''It was a very intense experience, both professionally and personally,'' says Pascal, whose term as IFMIF-EVEDA project leader has now come to an end
Four years ago, Pascal Garin—who had managed the European ITER Site Studies from 2001 to 2005 and was later appointed deputy director of Agence Iter France (2005—2006)—left Cadarache to take up his new position in Rokkasho, Japan. His task was to lead the Engineering Validation and Engineering Design Activities of the International Fusion Materials Irradiation Facility (IFMIF-EVEDA
), part of the Broader Approach
agreement between Japan and Europe.
"It was a very intense experience, both professionally and personally," says Pascal, whose term as IFMIF-EVEDA project leader has now come to an end. Starting "from scratch," the IFMIF team accomplished a lot in a short time: Procurement Arrangements were launched, buildings and prototypes
were built or are presently under construction, experiments
were initiated, and strong momentum was generated.
Of the four years spent in northern Japan, Pascal says they were "the best in his life." Leading a team in a Japanese context, he discovered, was a "completely different experience. I had to adapt to new cultural and managerial references; even body language was foreign and had to be deciphered... It was difficult and at the same time profoundly enriching."
Pascal says he came back "changed." What he calls "the fateful 11 March" was a turning point in his perception of the country and its people. "Nothing impressed me more than the strong and noble behaviour of the Japanese in these terrible circumstances."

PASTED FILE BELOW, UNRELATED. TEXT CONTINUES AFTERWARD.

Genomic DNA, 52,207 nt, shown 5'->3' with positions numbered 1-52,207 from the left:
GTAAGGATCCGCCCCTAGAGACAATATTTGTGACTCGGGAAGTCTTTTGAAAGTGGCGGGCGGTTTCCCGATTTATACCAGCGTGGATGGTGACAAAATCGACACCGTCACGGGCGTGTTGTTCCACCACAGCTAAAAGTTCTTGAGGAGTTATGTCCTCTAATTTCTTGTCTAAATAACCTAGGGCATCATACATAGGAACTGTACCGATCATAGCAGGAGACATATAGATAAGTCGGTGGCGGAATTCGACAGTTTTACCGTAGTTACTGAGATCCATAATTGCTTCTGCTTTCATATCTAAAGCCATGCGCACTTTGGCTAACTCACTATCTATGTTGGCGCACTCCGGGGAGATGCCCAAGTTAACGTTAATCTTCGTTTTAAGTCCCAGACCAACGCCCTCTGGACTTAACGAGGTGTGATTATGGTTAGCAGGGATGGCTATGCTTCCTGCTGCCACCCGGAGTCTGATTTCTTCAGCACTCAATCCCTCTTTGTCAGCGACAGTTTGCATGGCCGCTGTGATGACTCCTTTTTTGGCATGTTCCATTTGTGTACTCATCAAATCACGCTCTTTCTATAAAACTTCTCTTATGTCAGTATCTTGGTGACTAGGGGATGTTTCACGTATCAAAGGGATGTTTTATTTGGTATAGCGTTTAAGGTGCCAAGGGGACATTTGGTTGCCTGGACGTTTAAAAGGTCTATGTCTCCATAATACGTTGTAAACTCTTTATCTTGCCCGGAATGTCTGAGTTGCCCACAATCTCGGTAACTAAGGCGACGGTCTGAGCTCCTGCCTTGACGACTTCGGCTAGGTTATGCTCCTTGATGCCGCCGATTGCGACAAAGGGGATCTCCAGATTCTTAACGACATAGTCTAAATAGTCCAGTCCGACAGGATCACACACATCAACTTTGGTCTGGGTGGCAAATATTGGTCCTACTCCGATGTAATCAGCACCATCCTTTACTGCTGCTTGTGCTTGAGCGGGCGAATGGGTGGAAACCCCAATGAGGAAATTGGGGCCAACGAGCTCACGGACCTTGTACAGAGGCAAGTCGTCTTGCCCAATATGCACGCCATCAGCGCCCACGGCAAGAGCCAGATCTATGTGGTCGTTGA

Hiroshi Matsumoto is taking the helm for the interim period. He's a familiar figure to ITER staff, as he headed the Office of the ITER Director-General from 2007 to September 2010.
A fusion veteran who began his career in the industry as a gyrotron developer and later joined the Tore Supra project in Cadarache, Pascal will continue to be part of the great adventure. "I am back at CEA; I will keep contributing to the fusion program here. ITER, of course, is a project I feel very close to."
Back in Rokkasho, a familiar figure to all ITER staffers is taking the helm for an interim period. Hiroshi Matsumoto, who headed the Office of the ITER Director-General (ODG) from 2007 to September 2010, sees his present mission as "reorganizing the IFMIF project team so that we can seamlessly work with home teams in Japan and Europe and truly form one integrated team—one big family."
An experimental plasma physicist during the first phase of his professional career, Hiroshi had to develop different skills when he joined the ITER Organization as Head of ODG. "At ITER," he recalls, "I used to see myself as a kind of "butler"—the person who solves the organizational problems that nobody really wants to take care of. In that context, I did learn a lot. So now, it is time for me to put into practice at IFMIF the lessons I learned when I was at ITER."